What is a GDPR Breach?

The 3 Types, 4 Key Facts and 20 Examples from Regulators!

Can you recognise a personal data breach under GDPR?  Well, you need to be able to, because GDPR introduced obligations on every business, as controllers, to record all personal data breaches and to notify certain ones to the regulators and others to affected individuals.

In the time it takes to have a cup of coffee, we’ll look at exactly what is a personal data breach under GDPR.

We’ll identify the three types of breach, and we’ll look at four Key Facts.  And stay with us, as we’ll run through 20 examples from UK and EU regulators to make it real.

And you can watch our free video ‘What is a Breach for GDPR?  The 3 Types & 4 Key Facts’, which is part of Privacy Kitchen – FREE video help with GDPR and all things Privacy.  If you’re new to Privacy Kitchen, please do check it out here – and click subscribe and notify to hear about awesome Privacy Kitchen videos.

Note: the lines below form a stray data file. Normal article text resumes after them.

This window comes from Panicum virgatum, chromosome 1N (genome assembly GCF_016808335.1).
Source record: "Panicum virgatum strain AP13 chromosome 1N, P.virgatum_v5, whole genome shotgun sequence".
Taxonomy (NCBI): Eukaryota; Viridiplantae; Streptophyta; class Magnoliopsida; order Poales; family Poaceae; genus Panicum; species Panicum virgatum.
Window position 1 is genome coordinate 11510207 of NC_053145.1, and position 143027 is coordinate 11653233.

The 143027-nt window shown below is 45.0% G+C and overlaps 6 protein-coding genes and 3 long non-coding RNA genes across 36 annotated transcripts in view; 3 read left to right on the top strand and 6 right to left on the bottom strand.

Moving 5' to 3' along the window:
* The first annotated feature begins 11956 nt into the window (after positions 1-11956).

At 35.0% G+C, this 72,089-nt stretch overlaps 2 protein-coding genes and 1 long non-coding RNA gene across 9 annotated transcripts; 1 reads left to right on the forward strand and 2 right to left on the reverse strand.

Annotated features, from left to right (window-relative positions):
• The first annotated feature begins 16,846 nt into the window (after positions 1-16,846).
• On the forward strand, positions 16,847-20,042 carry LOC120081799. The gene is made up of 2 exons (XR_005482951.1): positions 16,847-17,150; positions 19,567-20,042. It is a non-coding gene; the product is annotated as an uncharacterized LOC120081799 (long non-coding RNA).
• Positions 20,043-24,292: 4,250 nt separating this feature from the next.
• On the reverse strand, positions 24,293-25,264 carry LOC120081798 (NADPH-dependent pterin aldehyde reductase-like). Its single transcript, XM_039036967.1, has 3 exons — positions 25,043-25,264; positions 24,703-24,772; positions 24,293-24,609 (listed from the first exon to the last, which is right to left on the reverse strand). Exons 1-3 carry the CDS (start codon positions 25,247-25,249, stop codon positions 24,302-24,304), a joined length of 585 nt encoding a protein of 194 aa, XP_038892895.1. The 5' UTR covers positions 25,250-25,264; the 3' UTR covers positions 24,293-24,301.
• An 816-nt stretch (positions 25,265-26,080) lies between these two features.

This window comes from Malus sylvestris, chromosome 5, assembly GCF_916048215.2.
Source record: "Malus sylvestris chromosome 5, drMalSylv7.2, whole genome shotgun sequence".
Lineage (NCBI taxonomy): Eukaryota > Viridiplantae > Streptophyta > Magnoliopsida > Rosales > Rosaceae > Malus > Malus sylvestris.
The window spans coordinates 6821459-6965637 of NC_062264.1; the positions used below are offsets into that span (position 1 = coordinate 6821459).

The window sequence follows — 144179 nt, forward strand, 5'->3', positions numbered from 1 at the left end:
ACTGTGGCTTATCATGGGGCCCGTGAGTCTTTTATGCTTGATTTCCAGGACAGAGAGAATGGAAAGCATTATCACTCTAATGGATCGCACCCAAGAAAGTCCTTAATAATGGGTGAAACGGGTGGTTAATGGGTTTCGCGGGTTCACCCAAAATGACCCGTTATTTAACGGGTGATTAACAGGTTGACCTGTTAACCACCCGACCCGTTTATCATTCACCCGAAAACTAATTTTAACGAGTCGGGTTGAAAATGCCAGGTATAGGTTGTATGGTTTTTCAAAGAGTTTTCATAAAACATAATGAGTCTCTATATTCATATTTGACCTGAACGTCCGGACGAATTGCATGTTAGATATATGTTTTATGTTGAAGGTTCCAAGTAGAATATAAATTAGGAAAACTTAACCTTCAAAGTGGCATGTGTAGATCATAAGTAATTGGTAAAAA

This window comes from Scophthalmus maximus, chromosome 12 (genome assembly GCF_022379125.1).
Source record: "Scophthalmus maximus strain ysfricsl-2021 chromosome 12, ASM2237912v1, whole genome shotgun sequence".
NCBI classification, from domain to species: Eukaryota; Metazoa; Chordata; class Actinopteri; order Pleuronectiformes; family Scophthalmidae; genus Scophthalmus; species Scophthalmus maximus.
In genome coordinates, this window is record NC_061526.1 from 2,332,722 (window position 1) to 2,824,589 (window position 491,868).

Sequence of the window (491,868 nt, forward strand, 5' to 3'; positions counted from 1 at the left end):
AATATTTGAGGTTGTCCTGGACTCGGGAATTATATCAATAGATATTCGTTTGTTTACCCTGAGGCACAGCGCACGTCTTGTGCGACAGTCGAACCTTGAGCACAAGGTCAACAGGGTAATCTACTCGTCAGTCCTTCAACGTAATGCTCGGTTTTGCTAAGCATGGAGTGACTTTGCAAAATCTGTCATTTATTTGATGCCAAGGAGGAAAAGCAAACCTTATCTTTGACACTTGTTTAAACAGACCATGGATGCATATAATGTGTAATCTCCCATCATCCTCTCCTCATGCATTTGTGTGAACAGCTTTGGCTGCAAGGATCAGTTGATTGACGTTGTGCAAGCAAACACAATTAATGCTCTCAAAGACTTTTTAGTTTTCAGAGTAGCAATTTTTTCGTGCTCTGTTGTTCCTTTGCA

So let’s see exactly what are personal data breaches under GDPR.

What is a personal data breach for GDPR?

Well, GDPR defines ‘personal data breach’ happily, and it defines it as:

‘a breach of security leading to the accidental or unlawful destruction, loss, alteration, unauthorised disclosure of or access to personal data that’s transmitted, stored or otherwise processed.’

It’s basically the same definition as in the EU e-Privacy Directive and PECR in the UK so we’ve got quite a lot of guidance on what it means.  Leaning heavily on Security’s best practices, regulators have boiled it down to three different types of breach.

Now the Article 29 Working Party, the EDPB and the UK ICO all note that breaches can be categorised according to the well known ‘CIA triad‘ from Security.


First: Confidentiality breach – unauthorised or accidental disclosure of, or access to personal data.  Basically, someone sees it when they shouldn’t.  A common example is accidentally emailing personal data to the wrong person.